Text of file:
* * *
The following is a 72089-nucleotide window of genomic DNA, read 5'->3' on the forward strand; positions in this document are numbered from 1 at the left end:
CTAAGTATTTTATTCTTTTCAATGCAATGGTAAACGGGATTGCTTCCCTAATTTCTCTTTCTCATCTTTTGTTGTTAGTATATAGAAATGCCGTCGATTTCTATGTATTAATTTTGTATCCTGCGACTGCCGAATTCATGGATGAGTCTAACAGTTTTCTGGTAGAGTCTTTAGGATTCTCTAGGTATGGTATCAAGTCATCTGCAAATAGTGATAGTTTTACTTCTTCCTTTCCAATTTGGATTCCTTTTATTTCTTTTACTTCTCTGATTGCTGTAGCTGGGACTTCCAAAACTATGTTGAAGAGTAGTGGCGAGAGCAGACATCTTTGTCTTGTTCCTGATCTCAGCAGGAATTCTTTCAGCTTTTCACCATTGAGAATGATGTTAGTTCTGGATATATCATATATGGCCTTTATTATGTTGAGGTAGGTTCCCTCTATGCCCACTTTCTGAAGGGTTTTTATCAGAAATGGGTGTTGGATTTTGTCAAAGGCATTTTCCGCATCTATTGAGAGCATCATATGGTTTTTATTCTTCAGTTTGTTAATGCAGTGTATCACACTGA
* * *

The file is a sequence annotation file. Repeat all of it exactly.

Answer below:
The following is a 72089-nucleotide window of genomic DNA, read 5'->3' on the forward strand; positions in this document are numbered from 1 at the left end:
CTAAGTATTTTATTCTTTTCAATGCAATGGTAAACGGGATTGCTTCCCTAATTTCTCTTTCTCATCTTTTGTTGTTAGTATATAGAAATGCCGTCGATTTCTATGTATTAATTTTGTATCCTGCGACTGCCGAATTCATGGATGAGTCTAACAGTTTTCTGGTAGAGTCTTTAGGATTCTCTAGGTATGGTATCAAGTCATCTGCAAATAGTGATAGTTTTACTTCTTCCTTTCCAATTTGGATTCCTTTTATTTCTTTTACTTCTCTGATTGCTGTAGCTGGGACTTCCAAAACTATGTTGAAGAGTAGTGGCGAGAGCAGACATCTTTGTCTTGTTCCTGATCTCAGCAGGAATTCTTTCAGCTTTTCACCATTGAGAATGATGTTAGTTCTGGATATATCATATATGGCCTTTATTATGTTGAGGTAGGTTCCCTCTATGCCCACTTTCTGAAGGGTTTTTATCAGAAATGGGTGTTGGATTTTGTCAAAGGCATTTTCCGCATCTATTGAGAGCATCATATGGTTTTTATTCTTCAGTTTGTTAATGCAGTGTATCACACTGA